The Great Mudpuppy Escape (Sort Of)

The Great Mudpuppy Escape (Sort Of)

The origin of unusually large salamanders in the Belgrade Lakes? A Colby professor was the culprit.

By Stephen Collins '74


 
Mairs, a naturalist, says in his article about the Great Pond mudpuppies that insects and crayfish have been identified as their primary food elsewhere, though small fish and fish eggs, worms, leeches, snails and other salamanders also are part of their diet. Mairs concluded that the significance of Belgrade's introduced mudpuppies on fish populations, either through competition or predation, hasn't been studied conclusively. "There are just so many questions," he said of the interaction among aquatic species. "Nobody's doing any research because there's no money for research on the subject."

As a lifelong resident of the area who lives near the stream where mudpuppies were introduced, Mairs says he's unfazed by the intruders. "I think they're great," he said, though he admitted it may be a creature only a herpetologist could love. Which is not to say he is unconcerned about introduced species. "Native biodiversity usually suffers," he said.

Mike Little, watershed steward of the Belgrade Regional Conservation Alliance, who has a degree in environmental management and a lifelong interest in "herps," started a conversation about mudpuppies with "I've got a couple in my freezer",explaining that he's collecting samples to try to see what they've eaten. "They probably eat some fish eggs, but they're about as benign an invasion as you can get," was his preliminary conclusion. (This from one of the leaders of a mobilization to stop the spread of invasive aquatic plants, particularly variable milfoil, in central Maine lakes.)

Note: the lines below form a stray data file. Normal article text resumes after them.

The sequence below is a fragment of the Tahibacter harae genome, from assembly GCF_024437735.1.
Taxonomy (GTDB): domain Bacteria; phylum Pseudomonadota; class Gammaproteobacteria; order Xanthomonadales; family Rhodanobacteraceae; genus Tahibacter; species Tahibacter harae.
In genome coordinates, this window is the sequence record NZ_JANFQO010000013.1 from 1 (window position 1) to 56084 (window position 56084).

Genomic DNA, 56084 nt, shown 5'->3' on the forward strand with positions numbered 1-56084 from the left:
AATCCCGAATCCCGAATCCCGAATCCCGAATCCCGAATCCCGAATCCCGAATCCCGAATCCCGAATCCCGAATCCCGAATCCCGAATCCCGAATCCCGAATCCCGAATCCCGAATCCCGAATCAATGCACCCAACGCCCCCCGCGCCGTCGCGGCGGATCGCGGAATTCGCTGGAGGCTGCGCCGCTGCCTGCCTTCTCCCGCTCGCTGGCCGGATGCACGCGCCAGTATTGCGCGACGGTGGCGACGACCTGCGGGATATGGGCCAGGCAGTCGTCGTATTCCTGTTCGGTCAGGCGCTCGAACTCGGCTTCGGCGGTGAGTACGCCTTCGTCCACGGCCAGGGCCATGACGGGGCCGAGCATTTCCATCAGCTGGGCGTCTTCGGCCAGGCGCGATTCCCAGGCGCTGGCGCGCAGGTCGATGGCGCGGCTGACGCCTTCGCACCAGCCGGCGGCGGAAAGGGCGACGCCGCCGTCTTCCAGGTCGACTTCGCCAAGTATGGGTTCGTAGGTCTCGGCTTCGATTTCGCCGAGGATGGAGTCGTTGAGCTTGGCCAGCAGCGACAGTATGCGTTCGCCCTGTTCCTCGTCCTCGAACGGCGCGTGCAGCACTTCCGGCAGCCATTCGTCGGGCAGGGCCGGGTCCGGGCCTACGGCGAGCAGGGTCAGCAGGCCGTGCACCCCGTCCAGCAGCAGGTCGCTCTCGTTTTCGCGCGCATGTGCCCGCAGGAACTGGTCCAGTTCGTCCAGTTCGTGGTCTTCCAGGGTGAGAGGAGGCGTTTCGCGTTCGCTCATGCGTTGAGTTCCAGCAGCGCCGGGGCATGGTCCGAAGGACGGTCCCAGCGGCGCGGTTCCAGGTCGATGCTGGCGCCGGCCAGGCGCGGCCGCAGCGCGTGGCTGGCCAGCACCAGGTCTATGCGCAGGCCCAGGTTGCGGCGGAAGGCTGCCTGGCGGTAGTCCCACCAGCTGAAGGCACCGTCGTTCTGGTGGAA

Woodward added: "There have been other changes in the whole biological system that's made it [the effect of mudpuppies on fisheries] hard to track." Most prominent was the introduction of northern pike to the watershed 35 years ago. But a broader history of aquatic fauna puts the introduction of the mudpuppies in a different perspective. Nature isn't what it used to be. Those bass E.B. White caught, practically all of the game fish, most of the minnows and even crustaceans in the Belgrade Lakes, it turns out, are introduced species, scientists say.

It took about 20 or 30 years to eliminate the unwanted walleyed pike from the Belgrades, but soon after that was accomplished the northern pike was illegally introduced. A game fish prized by some for its size, strength and fighting ability, big northern pike can run four feet long. The Maine record, caught in North Pond, adjacent to Great Pond, weighed more than 31 pounds. It's a top-of-the-food-chain predator, so it comes to a body of water at a price, and that price is paid by other species including brook trout, landlocked salmon and white perch.

Woodward said he heard a reliable account that an out-of-state land developer connected with a notoriously shady land deal west of Long Pond who was seen deliberately dumping a tub of northerns into Little North Pond in 1969. Anglers started catching pike in all of the downstream Belgrades during the 1970s ("We thought they were pickerel at first," said Boulette), and by the 1980s they were part of annual fishing derbies. Year after year, the winning fish got bigger.